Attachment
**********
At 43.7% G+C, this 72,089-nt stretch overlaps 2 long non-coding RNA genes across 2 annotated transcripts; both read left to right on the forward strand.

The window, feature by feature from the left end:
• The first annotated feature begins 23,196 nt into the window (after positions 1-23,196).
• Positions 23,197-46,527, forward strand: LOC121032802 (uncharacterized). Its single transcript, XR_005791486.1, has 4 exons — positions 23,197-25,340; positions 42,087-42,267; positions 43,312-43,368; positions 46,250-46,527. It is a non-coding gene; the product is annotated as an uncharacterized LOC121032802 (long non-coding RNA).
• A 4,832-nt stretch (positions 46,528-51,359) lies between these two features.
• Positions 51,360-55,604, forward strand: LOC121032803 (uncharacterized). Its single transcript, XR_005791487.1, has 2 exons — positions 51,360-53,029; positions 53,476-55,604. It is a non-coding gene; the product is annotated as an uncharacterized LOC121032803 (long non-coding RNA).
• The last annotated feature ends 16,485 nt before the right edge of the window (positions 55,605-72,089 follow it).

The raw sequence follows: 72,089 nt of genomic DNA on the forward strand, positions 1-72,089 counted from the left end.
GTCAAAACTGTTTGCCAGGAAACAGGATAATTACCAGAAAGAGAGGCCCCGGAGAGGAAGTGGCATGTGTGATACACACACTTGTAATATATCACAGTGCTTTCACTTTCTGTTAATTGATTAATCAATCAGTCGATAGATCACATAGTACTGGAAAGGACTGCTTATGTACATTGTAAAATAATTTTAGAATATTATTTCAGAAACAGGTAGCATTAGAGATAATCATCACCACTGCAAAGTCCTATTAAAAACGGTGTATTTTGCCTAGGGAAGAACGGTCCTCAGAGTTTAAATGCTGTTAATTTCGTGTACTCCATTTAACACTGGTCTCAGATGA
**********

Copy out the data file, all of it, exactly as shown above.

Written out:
At 43.7% G+C, this 72,089-nt stretch overlaps 2 long non-coding RNA genes across 2 annotated transcripts; both read left to right on the forward strand.

The window, feature by feature from the left end:
• The first annotated feature begins 23,196 nt into the window (after positions 1-23,196).
• Positions 23,197-46,527, forward strand: LOC121032802 (uncharacterized). Its single transcript, XR_005791486.1, has 4 exons — positions 23,197-25,340; positions 42,087-42,267; positions 43,312-43,368; positions 46,250-46,527. It is a non-coding gene; the product is annotated as an uncharacterized LOC121032802 (long non-coding RNA).
• A 4,832-nt stretch (positions 46,528-51,359) lies between these two features.
• Positions 51,360-55,604, forward strand: LOC121032803 (uncharacterized). Its single transcript, XR_005791487.1, has 2 exons — positions 51,360-53,029; positions 53,476-55,604. It is a non-coding gene; the product is annotated as an uncharacterized LOC121032803 (long non-coding RNA).
• The last annotated feature ends 16,485 nt before the right edge of the window (positions 55,605-72,089 follow it).

The raw sequence follows: 72,089 nt of genomic DNA on the forward strand, positions 1-72,089 counted from the left end.
GTCAAAACTGTTTGCCAGGAAACAGGATAATTACCAGAAAGAGAGGCCCCGGAGAGGAAGTGGCATGTGTGATACACACACTTGTAATATATCACAGTGCTTTCACTTTCTGTTAATTGATTAATCAATCAGTCGATAGATCACATAGTACTGGAAAGGACTGCTTATGTACATTGTAAAATAATTTTAGAATATTATTTCAGAAACAGGTAGCATTAGAGATAATCATCACCACTGCAAAGTCCTATTAAAAACGGTGTATTTTGCCTAGGGAAGAACGGTCCTCAGAGTTTAAATGCTGTTAATTTCGTGTACTCCATTTAACACTGGTCTCAGATGA